Here is an update following the authors' response. After reading the authors' response, I strongly feel that this paper should be rejected. My main argument is that this paper is more engineering (indeed a tour de force) than science. My point is that there is a large body of work that has looked at the computational role of recurrent connections (some of it cited, some of it mentioned by the reviewers) and this work does not shed any light on the computational role of recurrent connections. If we look at the actual contributions of the paper in terms of engineering, I do not think the reported improvements are that impressive. We are literally talking about 1% compared to a ResNet-34 baseline which is far from the state of the art. Furthermore -- yes the baseline has 75% more parameters but we are not talking orders of magnitude here. Would the proposed circuit help push the current state of the art? Well we dont know. One potential key limitation brushed under the carpet is that the proposed module come with a very significant increase in run-time complexity / FLOS (at least one order of magnitude more than the baselines) potentially limiting the applicability of the circuits for state of the art very deep architectures. Regarding the neuroscience side of the contribution. The point that I made in my review is that the neural data are probably far from ideal to test a recurrent model because of the passive viewing and rapid presentation paradigm. It could well be that the dynamics beyond the initial onset is actually trivial and the noise ceiling not all that hard to reach. My review had hinted at several simple feedforward models that need to be considered for baselines (e.g, synaptic depression) to show that the explained variance of their model is not trivially accounted by a time-decay model. The authors claim that they have run a time-decaying model as controls and that they "did not do so nearly as well as task-optimized ConvRNNs". This is up to the referees to decide the validity of this statement and I am unclear why the authors did not submit these results in their rebuttal. Also to be clear, the controls that I mentioned are more than a simple linear decay on the model output but would involve a simple decay of the weights that would translate in a non-linear decay on the neural output. Overall, the proposed model shows small improvements over non-SOA approaches with a very significant extra cost in FLOPS. In addition, the authors failed to demonstrate that their neural data exhibit any non-trivial dynamics and that the observed improvement in fitting these data could not be obtained with much simpler baselines. Overall, I see this paper as a clear reject and I am willing to lower my score and fight for rating should the need arise. *** This study builds on previous work by Dicarlo's group that has shown that i) it is possible to optimize hyperparameters of conv nets to yield significant gains in accuracy and that ii) in turn, this yields computational models that fit better to ventral stream neural data. Here the idea is to go one step further and using a similar optimization approach to extend the models to incorporate recurrent processes. Unfortunately, the study falls short on several fronts. From the network optimization perspective, the benefits of the approach are not quite as significant as those typically obtained with FF / conv nets. Furthermore, there is no clear computational-level explanation that can be gained because the dataset used is uncontrolled (imagenet) and it is not clear how recurrent processes contribute to improvements in accuracy (is it reducing noise? dealing with occlusions? clutter?). Recurrent connections help improve object recognition accuracy but then there is always a slightly deeper network (the number of parameters is of the same order of magnitude) that can perform object recognition with accuracy on par with these recurrent networks. In contrast, the previous cited work used synthetic stimuli and was able to show improvements with recurrent processing under occlusion etc. Here it is not clear what improvement truly is achieved and when. The study seems to be adding more noise than it is helping the field... Another contribution of the work is that the resulting recurrent networks can then be used to fit -- not just temporal averages of neural signals as done in earlier work by Yamins et al -- but the entire neural dynamics. However, it is not clear from the paper how truly significant this is. For one, the monkey is passively fixating and stimulus presentations are fast -- hence the dynamics could well be relatively ``trivial'' (i.e., initial transient followed by a gradual decay in firing). At the very least, the authors should have provided a few controls on the FF nets. For instance, adaptation and/or synaptic depression on the weights of the FF nets might be sufficient to explain the variance in the neural dynamics and hence recurrent processes are not really needed.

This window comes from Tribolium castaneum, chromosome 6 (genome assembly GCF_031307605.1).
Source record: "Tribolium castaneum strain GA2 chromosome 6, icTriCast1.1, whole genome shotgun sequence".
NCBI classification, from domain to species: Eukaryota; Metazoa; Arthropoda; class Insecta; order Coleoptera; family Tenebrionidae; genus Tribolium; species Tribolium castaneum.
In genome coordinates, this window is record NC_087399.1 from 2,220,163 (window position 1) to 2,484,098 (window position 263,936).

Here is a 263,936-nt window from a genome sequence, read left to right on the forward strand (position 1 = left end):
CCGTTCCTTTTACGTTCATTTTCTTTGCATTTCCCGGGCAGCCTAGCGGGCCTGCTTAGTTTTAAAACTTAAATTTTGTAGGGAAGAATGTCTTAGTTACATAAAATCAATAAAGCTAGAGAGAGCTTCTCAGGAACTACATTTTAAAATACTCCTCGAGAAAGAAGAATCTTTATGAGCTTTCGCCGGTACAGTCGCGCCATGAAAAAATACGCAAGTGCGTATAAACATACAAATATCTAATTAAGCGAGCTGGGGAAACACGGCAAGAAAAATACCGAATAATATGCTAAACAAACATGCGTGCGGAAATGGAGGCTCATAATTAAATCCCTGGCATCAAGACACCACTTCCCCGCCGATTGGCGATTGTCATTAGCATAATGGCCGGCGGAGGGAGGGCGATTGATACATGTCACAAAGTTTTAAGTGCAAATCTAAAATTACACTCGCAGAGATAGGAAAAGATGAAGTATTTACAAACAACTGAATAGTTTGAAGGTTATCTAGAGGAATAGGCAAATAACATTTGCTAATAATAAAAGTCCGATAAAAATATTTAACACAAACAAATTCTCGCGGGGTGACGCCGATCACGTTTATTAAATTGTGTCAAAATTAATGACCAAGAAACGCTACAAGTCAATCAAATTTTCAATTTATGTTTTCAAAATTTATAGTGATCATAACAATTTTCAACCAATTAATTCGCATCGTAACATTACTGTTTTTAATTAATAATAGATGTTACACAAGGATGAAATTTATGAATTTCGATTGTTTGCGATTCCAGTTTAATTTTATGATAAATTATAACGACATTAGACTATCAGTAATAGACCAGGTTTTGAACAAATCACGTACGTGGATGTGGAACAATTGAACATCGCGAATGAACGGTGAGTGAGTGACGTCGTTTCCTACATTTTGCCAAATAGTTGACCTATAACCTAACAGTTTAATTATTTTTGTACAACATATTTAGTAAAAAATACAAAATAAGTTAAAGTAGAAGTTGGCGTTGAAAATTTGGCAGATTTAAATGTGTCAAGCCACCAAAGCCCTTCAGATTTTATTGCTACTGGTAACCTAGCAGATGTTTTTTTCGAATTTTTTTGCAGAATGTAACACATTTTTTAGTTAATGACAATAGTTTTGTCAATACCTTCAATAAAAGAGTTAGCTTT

Reviewer 3